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TitleCareer and Technical Skill Demonstrations Set at Capitol
DivisionCareer and Technical Education
Event TypeNews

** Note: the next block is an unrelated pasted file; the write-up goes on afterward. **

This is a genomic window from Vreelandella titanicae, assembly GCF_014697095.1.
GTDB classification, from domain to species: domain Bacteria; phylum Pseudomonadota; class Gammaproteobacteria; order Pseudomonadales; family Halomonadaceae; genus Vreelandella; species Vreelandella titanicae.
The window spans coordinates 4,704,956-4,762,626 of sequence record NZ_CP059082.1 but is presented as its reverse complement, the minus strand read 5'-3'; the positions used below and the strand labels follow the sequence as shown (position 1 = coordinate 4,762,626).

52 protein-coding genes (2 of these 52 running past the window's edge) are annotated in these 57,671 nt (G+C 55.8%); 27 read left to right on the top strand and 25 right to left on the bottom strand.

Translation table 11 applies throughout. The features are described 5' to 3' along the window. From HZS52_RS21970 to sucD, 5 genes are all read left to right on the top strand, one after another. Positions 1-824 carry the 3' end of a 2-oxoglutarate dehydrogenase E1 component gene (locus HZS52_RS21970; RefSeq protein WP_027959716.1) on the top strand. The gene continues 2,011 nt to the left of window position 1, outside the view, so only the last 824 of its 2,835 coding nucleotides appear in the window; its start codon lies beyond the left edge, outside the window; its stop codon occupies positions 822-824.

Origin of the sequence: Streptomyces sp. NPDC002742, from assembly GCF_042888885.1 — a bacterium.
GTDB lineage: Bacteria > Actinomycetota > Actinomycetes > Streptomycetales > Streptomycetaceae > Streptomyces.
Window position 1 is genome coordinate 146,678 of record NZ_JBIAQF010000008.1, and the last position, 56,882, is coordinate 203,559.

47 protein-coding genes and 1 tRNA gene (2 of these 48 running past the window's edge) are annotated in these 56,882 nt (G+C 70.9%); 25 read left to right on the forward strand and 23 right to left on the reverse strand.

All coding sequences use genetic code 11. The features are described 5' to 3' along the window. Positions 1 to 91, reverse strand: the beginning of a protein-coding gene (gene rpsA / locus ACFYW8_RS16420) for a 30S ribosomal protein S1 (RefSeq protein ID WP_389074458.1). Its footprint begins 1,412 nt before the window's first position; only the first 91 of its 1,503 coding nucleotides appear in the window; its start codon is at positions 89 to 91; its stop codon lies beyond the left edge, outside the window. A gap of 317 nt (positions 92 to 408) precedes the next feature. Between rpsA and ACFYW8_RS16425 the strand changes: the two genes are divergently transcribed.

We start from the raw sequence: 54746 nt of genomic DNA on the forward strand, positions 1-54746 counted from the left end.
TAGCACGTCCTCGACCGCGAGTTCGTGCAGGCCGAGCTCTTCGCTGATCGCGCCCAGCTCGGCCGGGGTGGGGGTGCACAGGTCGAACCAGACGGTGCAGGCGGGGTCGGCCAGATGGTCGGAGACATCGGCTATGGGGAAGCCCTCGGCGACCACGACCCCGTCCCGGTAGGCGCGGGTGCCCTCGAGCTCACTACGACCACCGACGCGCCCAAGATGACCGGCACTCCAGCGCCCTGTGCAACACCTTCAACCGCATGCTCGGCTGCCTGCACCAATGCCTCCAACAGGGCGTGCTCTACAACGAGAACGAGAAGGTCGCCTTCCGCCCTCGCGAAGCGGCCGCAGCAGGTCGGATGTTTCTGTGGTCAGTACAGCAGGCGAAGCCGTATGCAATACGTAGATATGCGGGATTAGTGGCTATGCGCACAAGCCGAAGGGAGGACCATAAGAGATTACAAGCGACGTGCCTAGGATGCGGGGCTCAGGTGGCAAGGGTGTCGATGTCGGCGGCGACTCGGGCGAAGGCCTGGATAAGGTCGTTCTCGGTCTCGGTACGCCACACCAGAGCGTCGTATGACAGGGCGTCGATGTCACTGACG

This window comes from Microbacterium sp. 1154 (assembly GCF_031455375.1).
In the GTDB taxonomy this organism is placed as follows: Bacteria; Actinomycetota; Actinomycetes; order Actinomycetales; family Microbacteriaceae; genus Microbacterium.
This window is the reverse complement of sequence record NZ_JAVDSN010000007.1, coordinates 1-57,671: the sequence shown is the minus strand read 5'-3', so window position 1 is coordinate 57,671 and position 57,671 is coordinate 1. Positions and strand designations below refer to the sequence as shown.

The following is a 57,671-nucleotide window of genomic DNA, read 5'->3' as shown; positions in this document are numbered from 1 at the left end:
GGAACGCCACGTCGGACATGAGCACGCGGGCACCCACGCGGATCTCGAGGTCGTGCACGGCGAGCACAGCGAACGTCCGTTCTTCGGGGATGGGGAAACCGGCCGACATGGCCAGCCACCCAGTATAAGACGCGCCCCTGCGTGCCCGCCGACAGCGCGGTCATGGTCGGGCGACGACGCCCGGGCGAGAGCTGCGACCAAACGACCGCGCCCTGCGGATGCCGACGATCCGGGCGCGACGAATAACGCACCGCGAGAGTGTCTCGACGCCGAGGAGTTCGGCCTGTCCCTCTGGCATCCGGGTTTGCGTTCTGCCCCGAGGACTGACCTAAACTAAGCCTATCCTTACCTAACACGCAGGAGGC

DescriptionStudents from across Arkansas to show legislators the importance of career and technical education LITTLE ROCK – Students representing several career and technical education programs and student organizations (CTSOs) will demonstrate to legislators and visitors what they’re learning in their classrooms. Demonstrations of the hands-on skills they are learning will be held in the Arkansas State Capitol Rotunda from 9:00 a.m. to 1:00 p.m. Tuesday, February 22. The media are invited to attend and interact with the students. February has been proclaimed “Career and Technical Education Month” by Governor Mike Beebe, who will officially sign the proclamation during the students’ visit. Students taking part in the day’s activities are career and technical education students and members of the following CTSOs: • SkillsUSA (secondary and postsecondary levels) • FFA (formerly known as Future Farmers of America) • Future Business Leaders of America (FBLA) • DECA (association of marketing students) • Health Occupations Students of America (HOSA) • Phi Beta Lambda (PBL) • Family, Career, and Community Leaders of America (FCCLA) Observers will be treated to the following student demonstrations: •Building an elevator prototype with a control system •Serving coffee as in a coffee shop •Blood pressure and health screenings •Television and video production •Multi-media presentation skills •Making butter from scratch •Presentation about world hunger The Arkansas Department of Career Education, the sponsoring agency, will also have a booth. A February 2011 Harvard Graduate School of Education study entitled “Pathways to Prosperity” emphasizes the critical role of career and technical education, compared with a traditional college education, in preparing today’s students for a successful future. The study also states that improved career and technical education is key as the United States competes with workforces in countries where career preparation and apprenticeships are the norm. A proposed bill before the Arkansas legislature would create an Arkansas College and Career Readiness Program that would establish guidelines and partnerships to help assure all Arkansas high school graduates have the college and career readiness skills to compete in the global economy. Strengthening career education is of particular importance to the mission and success of programs sponsored by ACE.